Surprisingly, many providers still rely on Excel spreadsheets to track a wide range of quality and claims data for various models of care. These huge datasets quickly become extremely difficult to access in a timely manner. Even in traditional data warehouses, there is no way to effectively integrate aggregated data; such reports have to be entered and hard-coded, which can take months to complete.
In addition, different health systems have varying levels of sophistication. They may have data, but they don’t really understand what the data is telling them or the best action to take based on the information. Or decision making is hampered because the available data is not up to date and the data sources are siled and difficult to aggregate.
The only way to manage hundreds of metrics for different types of healthcare contracts is to use advanced analytics. You can’t act on a patient population unless you can view the data through different prisms, such as chronic disease, SDOH, and behavioral health. To do this, you need analytics that turn data into useful and actionable information.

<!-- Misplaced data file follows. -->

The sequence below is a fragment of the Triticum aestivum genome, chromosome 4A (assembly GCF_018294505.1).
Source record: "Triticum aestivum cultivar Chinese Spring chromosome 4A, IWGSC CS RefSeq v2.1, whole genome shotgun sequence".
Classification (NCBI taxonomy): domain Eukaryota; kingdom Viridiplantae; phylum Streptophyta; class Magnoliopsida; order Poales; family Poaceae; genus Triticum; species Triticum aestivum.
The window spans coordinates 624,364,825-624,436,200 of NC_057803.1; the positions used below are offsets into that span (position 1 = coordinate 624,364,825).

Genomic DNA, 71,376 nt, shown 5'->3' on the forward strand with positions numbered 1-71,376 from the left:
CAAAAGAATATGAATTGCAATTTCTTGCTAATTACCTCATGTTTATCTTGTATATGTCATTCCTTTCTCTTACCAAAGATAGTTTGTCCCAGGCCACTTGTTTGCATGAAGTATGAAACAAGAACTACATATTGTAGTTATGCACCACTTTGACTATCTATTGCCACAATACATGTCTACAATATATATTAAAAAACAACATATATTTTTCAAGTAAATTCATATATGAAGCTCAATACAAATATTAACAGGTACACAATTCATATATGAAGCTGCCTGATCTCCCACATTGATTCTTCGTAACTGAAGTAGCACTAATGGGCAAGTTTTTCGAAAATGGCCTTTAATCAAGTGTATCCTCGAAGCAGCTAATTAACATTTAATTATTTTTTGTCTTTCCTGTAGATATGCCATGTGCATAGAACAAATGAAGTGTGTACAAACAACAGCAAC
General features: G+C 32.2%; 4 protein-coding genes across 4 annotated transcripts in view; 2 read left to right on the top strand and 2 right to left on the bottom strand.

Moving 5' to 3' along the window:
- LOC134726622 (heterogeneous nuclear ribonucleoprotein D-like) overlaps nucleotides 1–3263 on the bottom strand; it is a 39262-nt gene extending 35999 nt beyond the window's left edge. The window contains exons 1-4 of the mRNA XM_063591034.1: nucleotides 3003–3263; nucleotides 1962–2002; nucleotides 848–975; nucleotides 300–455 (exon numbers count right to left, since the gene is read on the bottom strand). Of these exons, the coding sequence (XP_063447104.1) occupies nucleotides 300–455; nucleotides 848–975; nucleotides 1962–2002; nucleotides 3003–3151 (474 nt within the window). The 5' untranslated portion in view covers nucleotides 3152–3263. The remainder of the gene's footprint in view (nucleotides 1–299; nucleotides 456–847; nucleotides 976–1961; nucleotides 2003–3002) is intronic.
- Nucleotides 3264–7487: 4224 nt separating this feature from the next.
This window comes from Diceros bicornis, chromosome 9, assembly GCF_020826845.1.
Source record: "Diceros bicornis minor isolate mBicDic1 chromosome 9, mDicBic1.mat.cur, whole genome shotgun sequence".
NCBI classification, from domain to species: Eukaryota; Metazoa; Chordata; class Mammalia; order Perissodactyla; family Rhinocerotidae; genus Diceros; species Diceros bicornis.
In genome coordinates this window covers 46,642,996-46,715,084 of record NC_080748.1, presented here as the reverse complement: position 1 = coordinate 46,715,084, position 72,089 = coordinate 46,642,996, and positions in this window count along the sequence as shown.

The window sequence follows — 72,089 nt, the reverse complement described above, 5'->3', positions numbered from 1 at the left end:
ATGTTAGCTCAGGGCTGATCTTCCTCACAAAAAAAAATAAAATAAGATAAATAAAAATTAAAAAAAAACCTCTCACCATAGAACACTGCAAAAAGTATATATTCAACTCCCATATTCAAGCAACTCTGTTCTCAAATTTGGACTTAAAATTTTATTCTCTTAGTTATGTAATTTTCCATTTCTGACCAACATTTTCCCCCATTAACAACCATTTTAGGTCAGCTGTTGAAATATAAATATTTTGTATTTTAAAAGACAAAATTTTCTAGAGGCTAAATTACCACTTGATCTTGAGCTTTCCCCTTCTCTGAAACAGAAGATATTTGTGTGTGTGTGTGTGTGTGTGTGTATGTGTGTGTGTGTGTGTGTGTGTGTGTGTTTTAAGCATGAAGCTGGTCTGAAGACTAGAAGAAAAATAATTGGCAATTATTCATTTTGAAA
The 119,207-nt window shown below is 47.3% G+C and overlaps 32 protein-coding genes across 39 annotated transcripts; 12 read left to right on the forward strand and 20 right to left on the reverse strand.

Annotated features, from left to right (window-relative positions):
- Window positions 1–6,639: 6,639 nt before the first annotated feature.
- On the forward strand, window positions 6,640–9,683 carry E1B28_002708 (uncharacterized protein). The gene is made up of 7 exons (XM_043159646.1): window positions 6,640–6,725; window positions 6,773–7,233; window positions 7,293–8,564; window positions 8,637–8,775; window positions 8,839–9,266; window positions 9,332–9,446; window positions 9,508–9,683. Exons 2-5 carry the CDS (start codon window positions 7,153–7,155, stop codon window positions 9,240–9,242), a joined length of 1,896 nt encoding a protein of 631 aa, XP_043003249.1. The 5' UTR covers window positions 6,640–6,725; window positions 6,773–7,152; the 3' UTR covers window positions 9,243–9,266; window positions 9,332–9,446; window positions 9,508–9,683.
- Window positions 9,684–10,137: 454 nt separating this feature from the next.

Scans allow providers to dramatically improve the quality of care they provide because they have actionable information, such as when a patient was last tested for a specific condition or whether a patient adheres to it. prescribed medications. Through a comprehensive preventive approach, patient care is improved, preventable costly care episodes such as emergency room visits and hospitalizations are minimized, and healthcare costs are reduced.
It’s no surprise, then, that analytics can help providers and payers collaborate more effectively to reduce healthcare costs. For payers, analytics eliminate the long lag in claims data. And while clinical data is often more up-to-date, making the information available to any provider who provides limb or patient care can be a daunting task.
Ideally, providers need both clinical data and claims data. Claims data tells you where patients got healthcare services so a healthcare system knows that a patient has also seen an unaffiliated specialist, which is valuable for clinicians looking to treat the person in their area. entirety.